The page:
Sri Lanka had ratified the Minamata convention in the year 2017 and is planning to phase out Mercury by 2020. Mercury thermometers and compact fluorescent light bulbs are abundant at hospitals, households and schools. Limitations in safe disposal and containment mechanisms have enhanced the unregulated e-waste collection and extraction. Sri Lanka has plentiful lagoons, fishing bays, and inland irrigation systems. Fish consumption is high, especially around the coastal belt. Mercury can bioaccumulate in humans by the consumption of fish from contaminated sources. Children are at risk of exposure in their living environments and via food. A multicountry study done across three oceans on Mercury threat to women & children revealed, lagoon pollution from industrial Mercury emissions in Sri Lanka, possessing high Mercury among local females who consume fish from that lagoon. The mean hair Mercury level in coastal areas with high fish consumption exceeded the reference dose even among children. Aquatic life and crop studies revealed a mixed picture of Mercury levels which some are lower and some are higher than the permissible levels. Studies on environmental Mercury levels and correlations with health effects among children will help to fill the data gap. Public awareness of the health effects of Mercury and mechanisms of Mercury disposal should be established.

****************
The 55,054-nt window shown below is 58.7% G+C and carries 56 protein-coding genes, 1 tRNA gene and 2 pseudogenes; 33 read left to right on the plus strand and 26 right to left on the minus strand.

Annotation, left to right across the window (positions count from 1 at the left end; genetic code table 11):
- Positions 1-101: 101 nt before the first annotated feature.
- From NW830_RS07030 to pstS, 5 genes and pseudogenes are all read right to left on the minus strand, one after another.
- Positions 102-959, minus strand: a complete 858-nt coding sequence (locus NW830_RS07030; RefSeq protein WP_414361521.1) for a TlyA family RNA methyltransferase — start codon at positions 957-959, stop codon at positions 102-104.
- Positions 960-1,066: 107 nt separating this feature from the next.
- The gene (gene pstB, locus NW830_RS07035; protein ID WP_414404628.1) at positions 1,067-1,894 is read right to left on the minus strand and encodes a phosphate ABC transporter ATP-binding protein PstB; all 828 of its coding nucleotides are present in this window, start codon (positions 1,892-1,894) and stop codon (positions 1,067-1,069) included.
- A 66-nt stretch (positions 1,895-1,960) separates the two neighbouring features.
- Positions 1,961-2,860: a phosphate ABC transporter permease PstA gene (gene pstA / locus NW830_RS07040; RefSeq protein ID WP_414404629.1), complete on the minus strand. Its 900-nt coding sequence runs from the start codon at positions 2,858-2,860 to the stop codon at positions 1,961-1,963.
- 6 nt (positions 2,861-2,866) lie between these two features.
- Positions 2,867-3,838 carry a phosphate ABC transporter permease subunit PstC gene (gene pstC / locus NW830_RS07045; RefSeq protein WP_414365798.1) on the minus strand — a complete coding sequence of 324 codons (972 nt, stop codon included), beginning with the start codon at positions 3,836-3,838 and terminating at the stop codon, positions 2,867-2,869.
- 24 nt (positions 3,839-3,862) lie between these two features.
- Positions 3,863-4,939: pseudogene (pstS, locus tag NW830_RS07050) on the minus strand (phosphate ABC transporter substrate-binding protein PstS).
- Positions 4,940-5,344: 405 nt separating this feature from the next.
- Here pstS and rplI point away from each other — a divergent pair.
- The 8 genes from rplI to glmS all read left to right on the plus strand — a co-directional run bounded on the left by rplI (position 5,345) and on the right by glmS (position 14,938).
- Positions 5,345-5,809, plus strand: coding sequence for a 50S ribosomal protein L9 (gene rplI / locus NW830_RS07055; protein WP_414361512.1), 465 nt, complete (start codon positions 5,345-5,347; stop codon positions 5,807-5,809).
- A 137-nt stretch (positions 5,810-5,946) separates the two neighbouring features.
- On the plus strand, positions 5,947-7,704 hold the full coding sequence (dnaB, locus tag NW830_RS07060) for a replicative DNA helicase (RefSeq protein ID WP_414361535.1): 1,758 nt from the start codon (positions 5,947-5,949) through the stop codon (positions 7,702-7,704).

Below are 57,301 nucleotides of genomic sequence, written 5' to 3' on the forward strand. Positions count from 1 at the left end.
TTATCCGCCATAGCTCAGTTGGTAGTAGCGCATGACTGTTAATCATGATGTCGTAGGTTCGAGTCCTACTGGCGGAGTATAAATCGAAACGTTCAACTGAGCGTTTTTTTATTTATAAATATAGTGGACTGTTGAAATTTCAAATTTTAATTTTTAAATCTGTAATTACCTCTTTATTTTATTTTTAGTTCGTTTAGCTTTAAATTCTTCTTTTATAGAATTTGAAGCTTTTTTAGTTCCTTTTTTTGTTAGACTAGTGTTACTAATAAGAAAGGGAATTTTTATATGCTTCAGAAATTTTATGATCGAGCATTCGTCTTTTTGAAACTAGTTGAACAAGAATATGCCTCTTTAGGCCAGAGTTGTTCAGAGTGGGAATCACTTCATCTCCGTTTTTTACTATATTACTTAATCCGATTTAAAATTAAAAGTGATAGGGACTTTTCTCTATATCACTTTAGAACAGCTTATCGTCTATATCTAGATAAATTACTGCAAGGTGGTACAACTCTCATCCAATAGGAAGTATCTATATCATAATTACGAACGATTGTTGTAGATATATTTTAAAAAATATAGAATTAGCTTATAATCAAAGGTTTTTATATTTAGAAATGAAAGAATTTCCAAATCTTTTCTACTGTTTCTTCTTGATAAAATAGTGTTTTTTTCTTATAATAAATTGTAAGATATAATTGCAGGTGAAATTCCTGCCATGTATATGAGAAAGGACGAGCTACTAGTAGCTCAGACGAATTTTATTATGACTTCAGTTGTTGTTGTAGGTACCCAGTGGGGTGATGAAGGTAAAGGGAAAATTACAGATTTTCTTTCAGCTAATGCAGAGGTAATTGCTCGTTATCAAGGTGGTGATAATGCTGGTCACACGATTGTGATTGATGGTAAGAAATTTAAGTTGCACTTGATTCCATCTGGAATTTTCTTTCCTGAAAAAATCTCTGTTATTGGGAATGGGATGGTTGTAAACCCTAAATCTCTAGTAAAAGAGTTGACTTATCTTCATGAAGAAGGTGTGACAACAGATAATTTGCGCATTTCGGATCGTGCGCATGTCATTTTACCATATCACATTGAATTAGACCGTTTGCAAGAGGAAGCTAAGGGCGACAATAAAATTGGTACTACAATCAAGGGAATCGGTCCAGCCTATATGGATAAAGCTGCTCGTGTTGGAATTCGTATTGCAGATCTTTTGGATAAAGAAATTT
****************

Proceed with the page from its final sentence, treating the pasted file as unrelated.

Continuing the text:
Authors: Himan K A Galappaththi, Inoka Suraweera
; Full Source: Reviews on environmental health 2020 Jul 3;/j/reveh.ahead-of-print/reveh-2020-0024/reveh-2020-0024.xml. doi: 10.1515/reveh-2020-0024.